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by Matthew Herper Forbes, August 21, 2014 Illumina ILMN -0.02%, the leading maker of DNA sequencing equipment, is partnering with Sanofi , AstraZeneca , and Johnson & Johnson JNJ -0.38% to create a test for more mutations in dozens of genes that will be used first in clinical trials and, eventually, to help decide which patient should get which marketed drug.

Category: genetics
Tags : cancer, sequencing

Ice Bucket Impact Long-Term

Posted: Aug 23, 2014
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Healthcare digital fundraising had a huge win this month through the ALS Ice Bucket Challenge. But is the effort a real success over the long haul?


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IDC's recently released report, Creating Business Value from Mobile-First Development Practices, shows proven business returns at companies investing in mobile. But only 16 percent have an enterprise-led mobile strategy. Mobility presents a new set of challenges for organizations. It also, however, presents a key opportunity to drive business transformation and benefits, including increased sales, better brand awareness, competitive advantage and decreased costs.


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Today the average American’s health insurance payments fluctuate once a year. Imagine if that rate changed each day, determined in part by a sensor-rich gadget on the wrist. Sound far-fetched? That could be our startling future as the next generations of devices like the Fitbit or Jawbone Up play a bigger role in how individual-and-group health insurance costs are decided, tech developers and experts in the healthcare space have told Forbes. It’s all thanks to the growth of real-time, detailed data they’re generating about our bodies.


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Apple has announced what many considered an “about face” from prior practice. The first product worthy of examination in the Apple 180 is the heavily rumored “iWatch,” which most analysts have pegged for a launch around October 2014. It's nearly certain to work invisibly in tandem with the iPhone. If you have an app on the phone that tracks activity, it should transparently use whatever data it can. Apple likely also will open the platform to third-party apps. OUR TAKE: Apple's product will be the best available thus far, but leads to the usual temporary digital divide: the haves will have access to enhanced digital and wearable health tools, and the have-not-as-much majority will have a lesser degree of options and features on their wearables. The plus is that it pushes Samsung and the rest to add more wearable intuitive and meaningful use features, and to keep improving. -JS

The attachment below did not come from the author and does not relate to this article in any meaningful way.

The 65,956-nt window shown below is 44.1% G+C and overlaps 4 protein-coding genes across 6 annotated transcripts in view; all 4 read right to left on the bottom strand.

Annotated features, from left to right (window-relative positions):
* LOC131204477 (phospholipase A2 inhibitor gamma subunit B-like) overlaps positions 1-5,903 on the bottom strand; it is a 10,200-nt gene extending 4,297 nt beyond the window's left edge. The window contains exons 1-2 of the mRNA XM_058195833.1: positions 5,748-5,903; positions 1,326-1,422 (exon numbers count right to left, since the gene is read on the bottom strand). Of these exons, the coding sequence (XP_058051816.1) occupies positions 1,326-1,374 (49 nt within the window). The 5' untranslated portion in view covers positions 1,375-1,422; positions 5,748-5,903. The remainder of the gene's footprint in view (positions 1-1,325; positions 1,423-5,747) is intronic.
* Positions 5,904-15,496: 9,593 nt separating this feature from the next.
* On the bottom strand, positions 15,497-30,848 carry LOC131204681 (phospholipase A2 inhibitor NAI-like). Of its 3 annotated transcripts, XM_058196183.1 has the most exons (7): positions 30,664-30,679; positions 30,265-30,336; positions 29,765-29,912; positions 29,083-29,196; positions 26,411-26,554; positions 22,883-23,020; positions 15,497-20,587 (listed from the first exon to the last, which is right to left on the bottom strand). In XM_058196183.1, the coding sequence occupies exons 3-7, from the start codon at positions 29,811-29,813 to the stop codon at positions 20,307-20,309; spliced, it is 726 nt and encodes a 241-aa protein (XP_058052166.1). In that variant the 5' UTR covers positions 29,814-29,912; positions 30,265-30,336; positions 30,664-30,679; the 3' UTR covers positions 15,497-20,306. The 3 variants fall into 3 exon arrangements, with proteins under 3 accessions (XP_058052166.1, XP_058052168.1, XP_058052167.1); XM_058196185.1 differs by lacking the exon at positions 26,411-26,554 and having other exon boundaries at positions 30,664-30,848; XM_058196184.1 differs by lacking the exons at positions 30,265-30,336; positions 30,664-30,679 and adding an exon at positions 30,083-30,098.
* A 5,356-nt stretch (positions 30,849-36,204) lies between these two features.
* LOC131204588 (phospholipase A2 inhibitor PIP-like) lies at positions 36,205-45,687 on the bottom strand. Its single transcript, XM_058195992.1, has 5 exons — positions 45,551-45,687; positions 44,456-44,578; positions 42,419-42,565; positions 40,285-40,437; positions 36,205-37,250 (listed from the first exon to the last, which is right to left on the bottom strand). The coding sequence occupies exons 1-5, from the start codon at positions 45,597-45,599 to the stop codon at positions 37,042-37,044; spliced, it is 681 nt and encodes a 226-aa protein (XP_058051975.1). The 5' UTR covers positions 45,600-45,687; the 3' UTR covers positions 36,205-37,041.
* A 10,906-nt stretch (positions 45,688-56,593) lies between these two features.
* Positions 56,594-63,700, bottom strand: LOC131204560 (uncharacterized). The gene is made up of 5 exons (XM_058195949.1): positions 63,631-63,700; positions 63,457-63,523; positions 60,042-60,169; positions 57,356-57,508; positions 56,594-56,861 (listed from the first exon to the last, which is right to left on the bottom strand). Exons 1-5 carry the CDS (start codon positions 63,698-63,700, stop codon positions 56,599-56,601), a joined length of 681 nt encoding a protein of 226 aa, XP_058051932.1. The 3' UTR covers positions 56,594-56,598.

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Tablets aren't merely novel and fun. With guidance from creative teachers, they are helping to deepen engagement, communication, and creativity. For a growing number of special education students tablets and their apps are proving transformative. On the surface, the PS 177 Technology Band looks like a typical high school orchestra. But there are two big differences. First, while they use traditional instruments, they also play iPads. And all of the band members have disabilities. Some have autism spectrum disorders.


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If you have young children, you’ve most likely endured caring for an ear infection or two. Or perhaps you’ve experienced a mysterious rash. Those situations generally mean a trip to the doctor’s office and time away from your job, if you work outside the home. But what if you could snap a photo of your rash, or your child’s ear canal, and send it to your doctor? The New York Times takes a look at a new breed of apps and devices that increasingly put medical tools in the hands of consumers.


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Intel's take on wearable tech uses biometric data and a downloadable app -- an appealing idea for consumers who don't want to buy a new phone or other gadget.

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